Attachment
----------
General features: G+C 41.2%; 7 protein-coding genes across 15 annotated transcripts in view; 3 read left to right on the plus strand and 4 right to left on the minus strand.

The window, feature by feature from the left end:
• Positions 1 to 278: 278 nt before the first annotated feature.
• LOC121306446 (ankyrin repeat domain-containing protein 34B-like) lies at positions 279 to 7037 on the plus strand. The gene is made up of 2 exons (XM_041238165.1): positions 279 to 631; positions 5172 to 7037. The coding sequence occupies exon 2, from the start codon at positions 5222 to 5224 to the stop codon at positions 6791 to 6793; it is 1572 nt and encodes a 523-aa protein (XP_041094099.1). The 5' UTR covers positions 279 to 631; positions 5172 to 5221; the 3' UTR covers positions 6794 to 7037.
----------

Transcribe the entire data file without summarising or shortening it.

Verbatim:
General features: G+C 41.2%; 7 protein-coding genes across 15 annotated transcripts in view; 3 read left to right on the plus strand and 4 right to left on the minus strand.

The window, feature by feature from the left end:
• Positions 1 to 278: 278 nt before the first annotated feature.
• LOC121306446 (ankyrin repeat domain-containing protein 34B-like) lies at positions 279 to 7037 on the plus strand. The gene is made up of 2 exons (XM_041238165.1): positions 279 to 631; positions 5172 to 7037. The coding sequence occupies exon 2, from the start codon at positions 5222 to 5224 to the stop codon at positions 6791 to 6793; it is 1572 nt and encodes a 523-aa protein (XP_041094099.1). The 5' UTR covers positions 279 to 631; positions 5172 to 5221; the 3' UTR covers positions 6794 to 7037.